Currently no consensus exists concerning the timing of upper endoscopy and the choice of antifungal therapy for patients infected with the human immunodeficiency virus who also have esophageal candidiasis. The objective of this research was to determine the clinical and economic effects of alternative management strategies for these patients.
Decision analysis was used to evaluate the outcomes, costs, and cost-effectiveness of two strategies for the diagnostic workup and treatment of patients infected with the human immunodeficiency virus with dysphagia and/or odynophagia: (1) empiric—a strategy to treat all patients empirically with an oral antifungal agent for up to 4 weeks; and (2) initial esophagogastroduodenoscopy (EGD)—a strategy to perform EGD on all patients and to treat only those with esophageal candidiasis with an oral antifungal agent for up to 4 weeks. Within each strategy, three antifungal regimens were evaluated: ketoconazole, 200 mg daily; fluconazole, 100 mg daily; and ketoconazole, 200 mg daily, for 2 weeks followed by fluconazole, 200 mg daily, for 2 weeks in non-responders. Information on the probability of esophageal candidiasis in patients with esophageal symptoms and the efficacy of antifungal therapy was obtained from the literature. The costs for diagnostic workup were estimated using both teaching hospital charges and Medicare reimbursement payments. The costs of antifungal therapy were estimated from local pharmacy charges. The average cost per complete response and incremental costeffectiveness were calculated and subjected to sensitivity analysis.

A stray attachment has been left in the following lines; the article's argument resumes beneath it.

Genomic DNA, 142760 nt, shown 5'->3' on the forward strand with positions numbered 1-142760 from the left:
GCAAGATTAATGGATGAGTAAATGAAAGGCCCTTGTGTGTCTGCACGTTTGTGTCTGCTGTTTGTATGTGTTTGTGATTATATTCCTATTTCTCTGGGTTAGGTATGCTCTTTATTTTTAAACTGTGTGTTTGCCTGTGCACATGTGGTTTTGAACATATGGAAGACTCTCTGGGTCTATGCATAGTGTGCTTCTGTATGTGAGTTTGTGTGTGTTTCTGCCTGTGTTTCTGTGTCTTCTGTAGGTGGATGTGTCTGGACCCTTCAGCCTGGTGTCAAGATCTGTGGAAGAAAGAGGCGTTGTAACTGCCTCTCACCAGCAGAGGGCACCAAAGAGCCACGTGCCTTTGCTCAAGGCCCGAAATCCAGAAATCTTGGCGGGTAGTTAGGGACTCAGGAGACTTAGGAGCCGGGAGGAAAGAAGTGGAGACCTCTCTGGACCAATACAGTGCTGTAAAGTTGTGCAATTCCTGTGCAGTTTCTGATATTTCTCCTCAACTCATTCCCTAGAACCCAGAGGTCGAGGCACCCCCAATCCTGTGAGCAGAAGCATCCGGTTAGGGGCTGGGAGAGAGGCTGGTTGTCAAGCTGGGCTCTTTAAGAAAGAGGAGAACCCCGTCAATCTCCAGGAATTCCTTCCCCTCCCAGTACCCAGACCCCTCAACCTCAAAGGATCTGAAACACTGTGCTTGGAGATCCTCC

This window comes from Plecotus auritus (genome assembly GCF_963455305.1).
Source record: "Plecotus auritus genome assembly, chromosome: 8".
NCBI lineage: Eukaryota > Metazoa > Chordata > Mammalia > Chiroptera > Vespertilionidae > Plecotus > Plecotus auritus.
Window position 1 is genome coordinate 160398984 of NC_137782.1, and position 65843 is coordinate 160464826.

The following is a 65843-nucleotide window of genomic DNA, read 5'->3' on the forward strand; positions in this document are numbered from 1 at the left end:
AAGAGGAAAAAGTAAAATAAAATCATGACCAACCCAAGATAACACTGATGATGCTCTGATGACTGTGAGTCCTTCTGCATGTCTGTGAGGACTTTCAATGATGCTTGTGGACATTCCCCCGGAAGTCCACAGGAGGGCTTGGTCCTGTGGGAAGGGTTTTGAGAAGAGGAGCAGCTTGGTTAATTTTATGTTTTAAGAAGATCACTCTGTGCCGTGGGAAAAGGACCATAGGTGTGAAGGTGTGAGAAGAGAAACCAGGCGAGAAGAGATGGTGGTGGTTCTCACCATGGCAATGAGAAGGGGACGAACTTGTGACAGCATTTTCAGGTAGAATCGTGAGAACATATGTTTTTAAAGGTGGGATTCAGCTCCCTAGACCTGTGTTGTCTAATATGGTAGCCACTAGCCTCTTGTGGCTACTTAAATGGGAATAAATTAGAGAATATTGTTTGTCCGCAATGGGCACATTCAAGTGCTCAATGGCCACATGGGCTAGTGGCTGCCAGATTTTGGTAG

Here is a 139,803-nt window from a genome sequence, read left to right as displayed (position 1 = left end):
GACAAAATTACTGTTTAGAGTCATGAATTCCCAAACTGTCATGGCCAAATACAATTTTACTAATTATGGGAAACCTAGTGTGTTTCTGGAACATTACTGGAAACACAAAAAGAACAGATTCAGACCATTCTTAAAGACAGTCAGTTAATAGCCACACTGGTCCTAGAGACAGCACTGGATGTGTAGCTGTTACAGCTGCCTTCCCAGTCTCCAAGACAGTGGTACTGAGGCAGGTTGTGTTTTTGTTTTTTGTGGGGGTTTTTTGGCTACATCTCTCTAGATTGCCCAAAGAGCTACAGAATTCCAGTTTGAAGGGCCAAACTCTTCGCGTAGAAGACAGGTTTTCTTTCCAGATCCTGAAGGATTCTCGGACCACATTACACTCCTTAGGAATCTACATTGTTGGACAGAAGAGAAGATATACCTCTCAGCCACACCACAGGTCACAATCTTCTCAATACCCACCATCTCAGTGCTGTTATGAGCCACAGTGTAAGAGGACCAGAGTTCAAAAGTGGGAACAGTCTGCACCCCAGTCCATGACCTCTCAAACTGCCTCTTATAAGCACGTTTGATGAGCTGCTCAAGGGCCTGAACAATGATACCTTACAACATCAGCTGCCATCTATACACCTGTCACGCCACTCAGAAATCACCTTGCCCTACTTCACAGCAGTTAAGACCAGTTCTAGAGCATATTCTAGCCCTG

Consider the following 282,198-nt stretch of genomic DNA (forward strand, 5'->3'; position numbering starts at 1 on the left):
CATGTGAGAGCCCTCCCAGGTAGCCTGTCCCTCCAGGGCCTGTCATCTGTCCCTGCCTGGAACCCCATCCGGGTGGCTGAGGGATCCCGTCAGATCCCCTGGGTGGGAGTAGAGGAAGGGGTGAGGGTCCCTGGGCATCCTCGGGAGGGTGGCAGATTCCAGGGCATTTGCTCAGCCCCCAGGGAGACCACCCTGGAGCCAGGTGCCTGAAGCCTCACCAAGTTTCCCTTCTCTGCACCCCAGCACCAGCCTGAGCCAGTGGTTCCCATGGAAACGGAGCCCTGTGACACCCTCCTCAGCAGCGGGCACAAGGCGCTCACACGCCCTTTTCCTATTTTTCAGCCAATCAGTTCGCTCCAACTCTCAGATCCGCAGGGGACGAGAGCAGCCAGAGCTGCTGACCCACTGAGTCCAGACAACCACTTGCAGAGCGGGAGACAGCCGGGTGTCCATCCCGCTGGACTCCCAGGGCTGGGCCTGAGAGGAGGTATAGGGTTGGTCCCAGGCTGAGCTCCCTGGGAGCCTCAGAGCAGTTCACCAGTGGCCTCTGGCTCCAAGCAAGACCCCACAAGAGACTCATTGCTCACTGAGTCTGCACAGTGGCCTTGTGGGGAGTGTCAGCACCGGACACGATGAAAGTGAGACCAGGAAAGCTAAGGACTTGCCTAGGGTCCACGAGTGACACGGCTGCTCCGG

Using the best available evidence for antifungal efficacy, empiric fluconazole was the most cost-effective strategy for all probabilities of esophageal candidiasis that were more than 0.55. Using teaching hospital charges in our base-case analysis, the average costs per complete response for empiric fluconazole and initial EGD and fluconazole were $2706 and $3141, respectively. The incremental cost-effectiveness of initial EGD and fluconazole compared with empiric fluconazole was $3792 per additional complete response. When the cost-effectiveness of the two strategies was compared as the cost of diagnostic workup was varied, initial EGD and fluconazole became the dominant strategy when the diagnostic workup cost fell below $710, a figure that is less than the current Medicare reimbursement payment.
From the perspective of the payer of medical care, empiric fluconazole is the most cost-effective strategy for the initial management of patients infected with the human immunodeficiency virus with esophageal symptoms.(Arch Intern Med. 1994;154:2705-2710)